Journey Back to Light: Poem by Ayso Milikbekov

I lose my strength, you fill me up with strength again,

I blind myself and you make me seeing again,
I burden myself with thoughts overburdened,
You lift me up, I drift in peace with heart unburdened.

In two worlds I seek your Face, I’ve lost my mind,
Displaced angel, I’m out of place from my birthplace,
I’m from out of space, from the placeless place,
I’m nor this, nor am I that, do not disclose my case.

Where I’ve come from, there will I go again,
With music I come, with drum and rubab again,
Thousand years I’ve travelled, thousands to come,
Come with me unhesitant, see what is yet to come.

Sufi, lovers of the Shah are made of Light,

Know that: “We have sent to you clear Light”

 

ABOUT THE AUTHOR

Ayso Milikbekov, poet and a writer, Political Science and International Relations IMG_1155graduate, currently pursuing MA in Islamic Studies and Humanities at the Institute of Ismaili Studies (IIS) and the School of Oriental and African Studies (SOAS), London.

Coming from the high mountains of Badakhshan, where the tradition of Ismaili religious-philosophy and poetry plays a major role in the expression and experience of spirituality, I have come to nourish profoundly intimate feelings towards the mystical path of Islam. Inspired by Attar and Rumi’s book of “Divan-e Shams-e Tabrez”, I have started to write poetry in English, Farsi (Tajik-i/ Dari/ Shugni) and Russian. My initiative, mainly shared under the name “Ismaili-Sufi”, is rather relatively new and humble compared to other brilliant contemporary writers. I consider poetry that expresses spirituality as a kind of prayer, a prayer that is meant to polish one’s heart and get them closer to the beloved.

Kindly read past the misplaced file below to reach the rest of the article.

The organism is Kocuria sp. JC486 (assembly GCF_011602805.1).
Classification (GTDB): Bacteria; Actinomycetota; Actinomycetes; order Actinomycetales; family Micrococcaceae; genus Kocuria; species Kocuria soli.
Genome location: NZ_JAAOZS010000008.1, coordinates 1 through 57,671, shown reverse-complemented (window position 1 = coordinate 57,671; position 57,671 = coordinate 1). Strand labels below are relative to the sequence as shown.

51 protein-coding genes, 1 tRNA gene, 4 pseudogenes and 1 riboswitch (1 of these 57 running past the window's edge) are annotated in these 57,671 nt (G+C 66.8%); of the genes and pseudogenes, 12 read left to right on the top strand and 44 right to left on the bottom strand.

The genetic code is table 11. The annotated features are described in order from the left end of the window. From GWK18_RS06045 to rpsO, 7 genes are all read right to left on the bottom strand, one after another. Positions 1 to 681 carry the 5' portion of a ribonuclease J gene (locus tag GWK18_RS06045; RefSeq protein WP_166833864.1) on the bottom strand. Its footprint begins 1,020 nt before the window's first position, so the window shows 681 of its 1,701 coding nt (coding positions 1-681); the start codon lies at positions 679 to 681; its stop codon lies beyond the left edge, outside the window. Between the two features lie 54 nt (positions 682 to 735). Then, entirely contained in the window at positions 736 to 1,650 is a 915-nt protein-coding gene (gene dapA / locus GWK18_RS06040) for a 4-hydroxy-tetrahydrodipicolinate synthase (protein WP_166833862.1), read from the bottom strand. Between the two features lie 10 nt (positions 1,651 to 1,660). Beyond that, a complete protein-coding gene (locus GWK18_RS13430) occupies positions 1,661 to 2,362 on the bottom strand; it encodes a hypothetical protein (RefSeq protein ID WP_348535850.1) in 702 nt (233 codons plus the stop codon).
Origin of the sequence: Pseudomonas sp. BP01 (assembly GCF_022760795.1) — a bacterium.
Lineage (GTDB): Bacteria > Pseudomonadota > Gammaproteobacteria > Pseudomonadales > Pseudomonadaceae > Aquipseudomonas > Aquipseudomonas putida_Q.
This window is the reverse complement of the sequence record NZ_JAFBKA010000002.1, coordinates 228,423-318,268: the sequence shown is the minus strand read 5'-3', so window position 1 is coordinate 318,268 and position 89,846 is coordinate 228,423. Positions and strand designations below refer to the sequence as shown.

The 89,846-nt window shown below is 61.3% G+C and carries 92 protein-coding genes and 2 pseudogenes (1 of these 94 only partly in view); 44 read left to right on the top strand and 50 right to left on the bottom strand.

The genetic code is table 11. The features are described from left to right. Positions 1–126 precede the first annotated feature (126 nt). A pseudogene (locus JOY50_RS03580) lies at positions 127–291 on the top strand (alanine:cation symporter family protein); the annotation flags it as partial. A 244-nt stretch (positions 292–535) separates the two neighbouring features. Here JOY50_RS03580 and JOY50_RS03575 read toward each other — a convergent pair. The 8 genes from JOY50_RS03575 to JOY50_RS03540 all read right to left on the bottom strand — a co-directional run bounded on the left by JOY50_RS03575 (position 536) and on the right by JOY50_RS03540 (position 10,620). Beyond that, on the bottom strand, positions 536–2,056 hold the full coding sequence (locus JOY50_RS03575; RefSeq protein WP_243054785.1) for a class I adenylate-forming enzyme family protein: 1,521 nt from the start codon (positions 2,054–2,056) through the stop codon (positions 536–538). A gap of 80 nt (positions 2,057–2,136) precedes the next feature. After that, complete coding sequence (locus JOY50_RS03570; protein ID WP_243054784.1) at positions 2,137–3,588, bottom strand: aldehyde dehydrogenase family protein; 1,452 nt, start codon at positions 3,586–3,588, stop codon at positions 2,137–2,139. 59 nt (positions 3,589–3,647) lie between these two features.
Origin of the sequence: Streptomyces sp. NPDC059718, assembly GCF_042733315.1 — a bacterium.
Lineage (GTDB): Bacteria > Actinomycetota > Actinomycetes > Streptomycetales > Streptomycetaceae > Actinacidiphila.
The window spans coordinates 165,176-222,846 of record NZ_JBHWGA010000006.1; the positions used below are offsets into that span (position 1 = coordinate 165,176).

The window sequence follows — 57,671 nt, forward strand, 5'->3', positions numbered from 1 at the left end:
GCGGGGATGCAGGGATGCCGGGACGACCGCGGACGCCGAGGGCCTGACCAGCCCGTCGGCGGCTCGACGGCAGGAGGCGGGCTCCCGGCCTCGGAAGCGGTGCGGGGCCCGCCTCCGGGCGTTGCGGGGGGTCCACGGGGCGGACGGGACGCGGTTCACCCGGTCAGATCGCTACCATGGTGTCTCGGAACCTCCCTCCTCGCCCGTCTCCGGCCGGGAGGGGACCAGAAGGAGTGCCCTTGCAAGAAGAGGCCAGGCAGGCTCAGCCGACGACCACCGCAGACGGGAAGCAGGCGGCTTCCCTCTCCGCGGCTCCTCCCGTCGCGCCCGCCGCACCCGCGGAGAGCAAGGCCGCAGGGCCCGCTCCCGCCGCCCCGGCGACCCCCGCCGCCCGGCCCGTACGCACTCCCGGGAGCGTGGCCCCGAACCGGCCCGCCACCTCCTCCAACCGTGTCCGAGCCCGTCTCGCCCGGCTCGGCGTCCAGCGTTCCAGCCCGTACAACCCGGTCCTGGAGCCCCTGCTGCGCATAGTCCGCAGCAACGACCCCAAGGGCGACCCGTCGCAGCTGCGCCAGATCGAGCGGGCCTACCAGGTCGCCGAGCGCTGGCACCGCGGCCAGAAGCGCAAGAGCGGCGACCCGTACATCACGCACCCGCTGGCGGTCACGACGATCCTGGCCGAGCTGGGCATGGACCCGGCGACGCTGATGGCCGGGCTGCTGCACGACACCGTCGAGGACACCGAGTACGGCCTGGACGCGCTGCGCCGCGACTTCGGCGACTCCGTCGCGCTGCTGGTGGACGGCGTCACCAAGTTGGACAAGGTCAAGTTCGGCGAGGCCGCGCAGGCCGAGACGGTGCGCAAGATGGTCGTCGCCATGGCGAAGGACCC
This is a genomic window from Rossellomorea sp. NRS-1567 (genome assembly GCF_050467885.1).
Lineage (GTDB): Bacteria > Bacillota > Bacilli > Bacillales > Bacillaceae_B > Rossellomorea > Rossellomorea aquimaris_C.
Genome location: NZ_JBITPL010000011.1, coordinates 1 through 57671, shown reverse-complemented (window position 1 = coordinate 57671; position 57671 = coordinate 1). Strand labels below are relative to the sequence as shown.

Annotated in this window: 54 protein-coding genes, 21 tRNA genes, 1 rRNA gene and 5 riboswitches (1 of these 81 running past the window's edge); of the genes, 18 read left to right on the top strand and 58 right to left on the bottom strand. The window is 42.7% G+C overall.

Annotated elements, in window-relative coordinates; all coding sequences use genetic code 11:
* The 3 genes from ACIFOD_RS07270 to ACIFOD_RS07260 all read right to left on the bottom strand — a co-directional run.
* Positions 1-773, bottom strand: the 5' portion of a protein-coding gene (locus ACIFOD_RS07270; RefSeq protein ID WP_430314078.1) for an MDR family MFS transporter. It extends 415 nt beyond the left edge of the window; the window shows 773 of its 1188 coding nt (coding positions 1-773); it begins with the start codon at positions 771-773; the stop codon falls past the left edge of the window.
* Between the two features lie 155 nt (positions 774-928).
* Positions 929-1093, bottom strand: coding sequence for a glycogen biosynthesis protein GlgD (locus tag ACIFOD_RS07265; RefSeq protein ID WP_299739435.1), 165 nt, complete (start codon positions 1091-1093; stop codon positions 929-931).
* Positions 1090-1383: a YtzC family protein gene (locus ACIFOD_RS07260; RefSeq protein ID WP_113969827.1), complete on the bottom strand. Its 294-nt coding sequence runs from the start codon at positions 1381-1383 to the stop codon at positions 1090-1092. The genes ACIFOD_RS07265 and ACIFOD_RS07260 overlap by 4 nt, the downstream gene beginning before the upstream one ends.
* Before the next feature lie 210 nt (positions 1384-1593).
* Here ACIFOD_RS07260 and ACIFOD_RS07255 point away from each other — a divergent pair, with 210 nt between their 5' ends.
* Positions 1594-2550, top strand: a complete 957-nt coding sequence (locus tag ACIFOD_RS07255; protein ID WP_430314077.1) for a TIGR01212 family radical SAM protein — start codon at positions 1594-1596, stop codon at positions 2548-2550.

Follow him on Instagram: ismaili_sufi

Author: Sujjawal Ahmad

Sujjawal is a Pakistan based blog author. In his teenage, he continued to aspire reconciliation between faith and reason, and this journey finally ended up finding answers in the works of the great Ismaili Muslim philosophers imbibed with gnostic wisdom. He writes on Ismaili philosophy, and cosmology. His particular area of interest focuses on how to relate to a theological “narrative of creation” to the concepts of cosmology as presented in classical theism. Contact via email: sujjawalahmad@aol.com

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